Tearing down to rebuild in Ferguson

After months of burned-out buildings lining the streets, the city of Ferguson, Missouri, has reached a milestone in the recovery process: demolishing buildings that had been damaged in the aftermath of the killing of Michael Brown.

The August killing of the unarmed black teen by white officer Darren Wilson, and a November decision not to indict the officer, brought protests and unrest to the city outside St. Louis.

Protestors burned and looted businesses seemingly unrelated to the incident. The St. Louis County Economic Development (STL) Partnership says that in total 11 buildings were burned in the aftermath, and 250 businesses were damaged by protests, looting and loss of foot traffic.

Jeniece Andrews, owner of Hidden Treasures.
Kate Rogers | CNBC
Jeniece Andrews, owner of Hidden Treasures.

The demolition for some independent mom-and-pops came to be thanks to a grant of $500,000 from the STL Partnership, secured through the St. Louis County Port Authority. Roughly $200,000 is going toward the tearing down of six buildings, acting as gap coverage for businesses and property owners that didn't have enough insurance to cover the full costs, and the remaining $300,000 will be allocated to beautification of new buildings along the center of town on Florrissant Avenue, which saw the most damage and protests.

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For business and property owner Juanita Morris, it's a symbolic step. Morris saw the business she had for some 30 years, Fashions R Boutique, burned in November in the wake of the grand jury decision. She was helped by a young college student to crowdfund more than $23,000 from donors to open a new location in the city, but is determined to re-open in her old spot.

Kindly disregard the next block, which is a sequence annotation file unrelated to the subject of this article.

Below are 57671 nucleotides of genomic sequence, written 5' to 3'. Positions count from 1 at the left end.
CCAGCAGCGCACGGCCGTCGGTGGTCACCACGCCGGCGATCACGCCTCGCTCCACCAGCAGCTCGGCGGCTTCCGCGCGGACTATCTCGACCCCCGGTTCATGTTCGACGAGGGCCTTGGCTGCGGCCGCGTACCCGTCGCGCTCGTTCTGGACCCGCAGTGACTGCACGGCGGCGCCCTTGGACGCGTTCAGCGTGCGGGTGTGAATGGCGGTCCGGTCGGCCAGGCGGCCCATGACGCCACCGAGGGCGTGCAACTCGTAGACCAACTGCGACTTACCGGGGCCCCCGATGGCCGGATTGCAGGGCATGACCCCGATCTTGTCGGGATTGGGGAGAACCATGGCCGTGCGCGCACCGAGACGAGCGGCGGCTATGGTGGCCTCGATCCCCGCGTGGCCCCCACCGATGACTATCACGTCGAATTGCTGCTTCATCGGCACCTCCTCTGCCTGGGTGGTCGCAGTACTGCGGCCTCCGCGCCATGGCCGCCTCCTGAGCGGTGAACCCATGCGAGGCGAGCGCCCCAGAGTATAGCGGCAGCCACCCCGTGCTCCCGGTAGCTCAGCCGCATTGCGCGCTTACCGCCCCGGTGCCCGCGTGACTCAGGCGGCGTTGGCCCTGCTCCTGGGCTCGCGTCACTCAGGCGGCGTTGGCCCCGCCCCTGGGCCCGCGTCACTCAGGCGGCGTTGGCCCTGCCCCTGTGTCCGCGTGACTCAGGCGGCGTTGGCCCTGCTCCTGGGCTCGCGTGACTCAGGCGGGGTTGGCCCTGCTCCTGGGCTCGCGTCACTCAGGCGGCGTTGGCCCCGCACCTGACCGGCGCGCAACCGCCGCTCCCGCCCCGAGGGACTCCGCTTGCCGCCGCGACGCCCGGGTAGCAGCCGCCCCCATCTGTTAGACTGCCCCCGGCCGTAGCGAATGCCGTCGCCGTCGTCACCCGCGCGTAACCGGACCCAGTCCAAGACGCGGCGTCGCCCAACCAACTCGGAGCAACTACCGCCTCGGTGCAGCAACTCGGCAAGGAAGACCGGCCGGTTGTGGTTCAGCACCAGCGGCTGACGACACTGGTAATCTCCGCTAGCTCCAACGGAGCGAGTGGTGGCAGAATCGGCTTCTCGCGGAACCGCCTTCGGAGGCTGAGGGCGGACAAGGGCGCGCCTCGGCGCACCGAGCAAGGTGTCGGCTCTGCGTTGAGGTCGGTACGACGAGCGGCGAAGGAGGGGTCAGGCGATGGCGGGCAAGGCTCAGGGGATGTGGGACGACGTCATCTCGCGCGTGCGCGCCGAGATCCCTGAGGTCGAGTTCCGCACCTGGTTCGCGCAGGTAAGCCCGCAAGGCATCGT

Morris received $25,000 from her insurer for part of the demolition, with an extra $6,700 from the partnership to cover remaining costs.

"That was horrible, that feeling I had when I saw the building burning, but as I saw the building coming down, I felt like, OK, you have cried enough over this, so let's move forward," Morris said.

Part of moving forward will be a beautification process, and this summer business owners will be eligible to apply for additional STL Partnership grants, said Katy Jamboretz, vice president of communications and marketing. The money is typically doled out in sums of $8,000 to $10,000, and unlike in past beautification initiatives, business owners will not be required to match grants dollar for dollar. The STL Partnership has also allotted 72 grants and zero-interest loans totaling nearly $680,000 to businesses in need in the area.

The changes to the Ferguson area are welcome, as home fell in the city by some 50 percent, according to data from The St. Louis Association of Realtors, from an average of $62,813 in August 2014 to $27,860 in January, although some price fluctuation is also due to the off-season for the housing market. The good news is that as the recovery process is underway, home prices have since rebounded to $63,160 through the end of March.

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For Jeniece Andrews, who owned Hidden Treasures, an antique store that was burned in November, demolition is an important milestone for the community. Like Morris, she wants to open in her old spot, and has raised $13,000 via the crowd. Her landlord, Doyle Beck, received $9,611 from the STL Partnership to demolish the building in the coming week, which also housed a Little Caesars restaurant.

"I have faith the building will still have my business, and I have been working toward trying to open back up," Andrews said. "The building coming down is just a step in the process of helping me to realize my dreams again."

—CNBC producer Betsy Cline contributed to this report.